Autos roundup

  • Abuse of out-of-state motorists an issue: “The Perils of Policing for Profit: Why Tennessee should reform its civil asset forfeiture laws” [Beacon Center, earlier]
  • Manhattan: “Lawyer takes plea in $279M no-fault auto insurance fraud case” [ABA Journal]
  • “AAA Warns of ‘Dangerous’ Free Market in Parking Spaces” [Matt Yglesias, Slate via Tim Carney]
  • Negotiated rates on auto loans at dealerships might violate Obama administration’s disparate-impact guidelines [Roger Clegg]
  • Not great for Law dot com’s credibility: Corp Counsel mag throws in with “sudden acceleration” goofery; and here’s an effort to gear up acceleration claims against Ford too.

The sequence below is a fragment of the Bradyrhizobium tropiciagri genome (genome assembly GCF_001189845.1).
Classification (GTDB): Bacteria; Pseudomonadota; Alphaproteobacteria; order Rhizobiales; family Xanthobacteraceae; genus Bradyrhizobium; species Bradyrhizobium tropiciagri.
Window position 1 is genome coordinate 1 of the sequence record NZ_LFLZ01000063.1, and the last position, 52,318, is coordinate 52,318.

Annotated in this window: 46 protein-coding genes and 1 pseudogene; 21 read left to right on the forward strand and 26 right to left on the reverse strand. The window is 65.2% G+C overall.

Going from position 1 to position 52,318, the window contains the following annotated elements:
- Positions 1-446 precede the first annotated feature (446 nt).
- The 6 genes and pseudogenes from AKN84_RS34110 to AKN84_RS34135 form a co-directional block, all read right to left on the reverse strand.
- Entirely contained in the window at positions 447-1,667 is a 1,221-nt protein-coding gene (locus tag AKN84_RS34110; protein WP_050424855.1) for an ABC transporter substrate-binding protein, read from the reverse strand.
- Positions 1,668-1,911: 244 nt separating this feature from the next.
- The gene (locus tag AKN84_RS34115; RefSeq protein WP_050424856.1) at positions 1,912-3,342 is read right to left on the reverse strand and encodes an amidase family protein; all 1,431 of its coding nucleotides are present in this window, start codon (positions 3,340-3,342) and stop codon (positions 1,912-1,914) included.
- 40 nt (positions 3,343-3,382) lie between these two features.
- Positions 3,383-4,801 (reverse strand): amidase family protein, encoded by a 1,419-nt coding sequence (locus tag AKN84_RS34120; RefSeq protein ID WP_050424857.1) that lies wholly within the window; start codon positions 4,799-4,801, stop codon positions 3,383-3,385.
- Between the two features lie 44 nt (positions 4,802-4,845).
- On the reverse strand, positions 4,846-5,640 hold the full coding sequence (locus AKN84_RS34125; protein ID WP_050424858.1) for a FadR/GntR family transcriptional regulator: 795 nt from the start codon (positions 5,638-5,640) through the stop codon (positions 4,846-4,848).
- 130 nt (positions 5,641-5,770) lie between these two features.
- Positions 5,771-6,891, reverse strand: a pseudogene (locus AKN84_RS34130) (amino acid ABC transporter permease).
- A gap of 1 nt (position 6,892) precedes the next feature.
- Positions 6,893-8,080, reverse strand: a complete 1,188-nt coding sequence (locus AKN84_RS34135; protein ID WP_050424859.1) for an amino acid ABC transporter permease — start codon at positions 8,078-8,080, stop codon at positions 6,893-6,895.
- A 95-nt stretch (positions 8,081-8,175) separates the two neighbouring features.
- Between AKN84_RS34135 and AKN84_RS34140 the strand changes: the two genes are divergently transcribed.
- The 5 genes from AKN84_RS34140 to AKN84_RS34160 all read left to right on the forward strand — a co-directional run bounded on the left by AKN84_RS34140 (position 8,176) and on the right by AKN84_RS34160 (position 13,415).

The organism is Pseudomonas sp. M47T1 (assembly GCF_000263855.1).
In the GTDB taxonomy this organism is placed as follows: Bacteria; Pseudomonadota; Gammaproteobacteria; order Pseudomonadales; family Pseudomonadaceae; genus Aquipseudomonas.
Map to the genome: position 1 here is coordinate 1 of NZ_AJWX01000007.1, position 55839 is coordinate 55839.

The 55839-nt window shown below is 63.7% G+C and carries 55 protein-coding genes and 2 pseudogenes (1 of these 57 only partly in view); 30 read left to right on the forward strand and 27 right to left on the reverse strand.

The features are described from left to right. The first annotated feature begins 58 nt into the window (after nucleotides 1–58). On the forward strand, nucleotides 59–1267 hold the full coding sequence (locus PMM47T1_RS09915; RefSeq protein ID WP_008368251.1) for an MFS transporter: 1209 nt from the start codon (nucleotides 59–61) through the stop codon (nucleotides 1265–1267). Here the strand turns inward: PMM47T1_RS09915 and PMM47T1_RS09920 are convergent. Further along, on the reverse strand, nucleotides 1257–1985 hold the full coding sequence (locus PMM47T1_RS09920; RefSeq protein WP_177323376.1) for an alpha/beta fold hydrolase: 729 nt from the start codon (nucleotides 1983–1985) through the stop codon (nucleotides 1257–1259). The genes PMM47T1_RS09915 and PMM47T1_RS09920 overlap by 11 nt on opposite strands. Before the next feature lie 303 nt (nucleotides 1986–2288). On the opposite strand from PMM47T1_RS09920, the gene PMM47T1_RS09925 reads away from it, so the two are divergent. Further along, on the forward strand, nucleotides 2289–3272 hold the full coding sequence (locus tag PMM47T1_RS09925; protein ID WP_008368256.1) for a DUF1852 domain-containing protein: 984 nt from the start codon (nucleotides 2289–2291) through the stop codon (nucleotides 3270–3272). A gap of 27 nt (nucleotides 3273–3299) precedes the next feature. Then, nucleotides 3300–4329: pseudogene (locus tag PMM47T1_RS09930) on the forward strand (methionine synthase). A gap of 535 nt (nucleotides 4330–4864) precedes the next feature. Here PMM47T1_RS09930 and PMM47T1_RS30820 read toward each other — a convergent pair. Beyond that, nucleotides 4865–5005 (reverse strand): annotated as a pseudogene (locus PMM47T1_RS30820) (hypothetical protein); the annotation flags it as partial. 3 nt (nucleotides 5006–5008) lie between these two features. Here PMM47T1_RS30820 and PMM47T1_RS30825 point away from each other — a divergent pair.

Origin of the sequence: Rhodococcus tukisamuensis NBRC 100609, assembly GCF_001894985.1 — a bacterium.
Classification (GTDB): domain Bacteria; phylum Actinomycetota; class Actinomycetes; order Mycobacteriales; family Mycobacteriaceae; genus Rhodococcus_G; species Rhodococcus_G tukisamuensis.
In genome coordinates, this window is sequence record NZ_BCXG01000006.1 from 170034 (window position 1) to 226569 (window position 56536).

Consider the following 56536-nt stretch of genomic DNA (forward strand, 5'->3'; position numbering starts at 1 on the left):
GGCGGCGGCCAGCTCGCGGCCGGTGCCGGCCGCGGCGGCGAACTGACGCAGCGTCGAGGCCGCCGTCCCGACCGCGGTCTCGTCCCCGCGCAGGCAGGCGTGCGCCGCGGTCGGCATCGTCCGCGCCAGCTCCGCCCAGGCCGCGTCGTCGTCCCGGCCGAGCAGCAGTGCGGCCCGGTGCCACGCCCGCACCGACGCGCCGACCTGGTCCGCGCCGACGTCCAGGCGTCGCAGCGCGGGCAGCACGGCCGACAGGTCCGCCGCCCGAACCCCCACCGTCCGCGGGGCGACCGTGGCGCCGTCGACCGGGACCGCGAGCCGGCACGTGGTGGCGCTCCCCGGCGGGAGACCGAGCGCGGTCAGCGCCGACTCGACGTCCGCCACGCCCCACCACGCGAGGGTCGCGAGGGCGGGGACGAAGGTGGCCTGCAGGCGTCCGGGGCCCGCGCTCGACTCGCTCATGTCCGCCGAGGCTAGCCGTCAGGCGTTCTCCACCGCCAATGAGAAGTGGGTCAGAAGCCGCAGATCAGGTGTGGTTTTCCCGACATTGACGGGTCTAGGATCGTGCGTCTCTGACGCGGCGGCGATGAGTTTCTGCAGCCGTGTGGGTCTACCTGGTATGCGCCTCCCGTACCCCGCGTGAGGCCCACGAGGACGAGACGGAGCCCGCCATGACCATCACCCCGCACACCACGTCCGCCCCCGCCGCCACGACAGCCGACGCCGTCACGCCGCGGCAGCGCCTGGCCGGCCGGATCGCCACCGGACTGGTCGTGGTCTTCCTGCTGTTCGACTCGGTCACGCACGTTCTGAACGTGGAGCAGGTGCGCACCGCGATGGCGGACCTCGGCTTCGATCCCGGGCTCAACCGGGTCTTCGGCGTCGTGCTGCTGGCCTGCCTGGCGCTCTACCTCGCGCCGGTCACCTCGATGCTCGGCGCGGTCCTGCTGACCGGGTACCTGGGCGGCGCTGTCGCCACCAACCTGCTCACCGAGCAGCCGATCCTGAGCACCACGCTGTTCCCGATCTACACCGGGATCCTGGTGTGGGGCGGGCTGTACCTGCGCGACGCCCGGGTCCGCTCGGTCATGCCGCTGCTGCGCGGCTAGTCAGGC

• Ethanol group menaces Phillips with antitrust charge unless it alters franchiser rule [Alexander Cohen, Atlas]
  • “Two researchers call for installing technology to disable cellphones in moving cars” [L.A.Times via Fair Warning]

One Comment

  • The “sudden acceleration” hoopla drives me nuts, and I thought that the matter was settled as pedal misapplication. I believe Saylor committed suicide.

    Then, son-of-a gun, I had a sudden acceleration incident last month. I turned off the engine, thought a bit, and found that the edge of my shoe pressed the accelerator when my foot was on the brake. So I was a bit more careful and the problem went away. I swear on Ted frank’s beard that my story is true.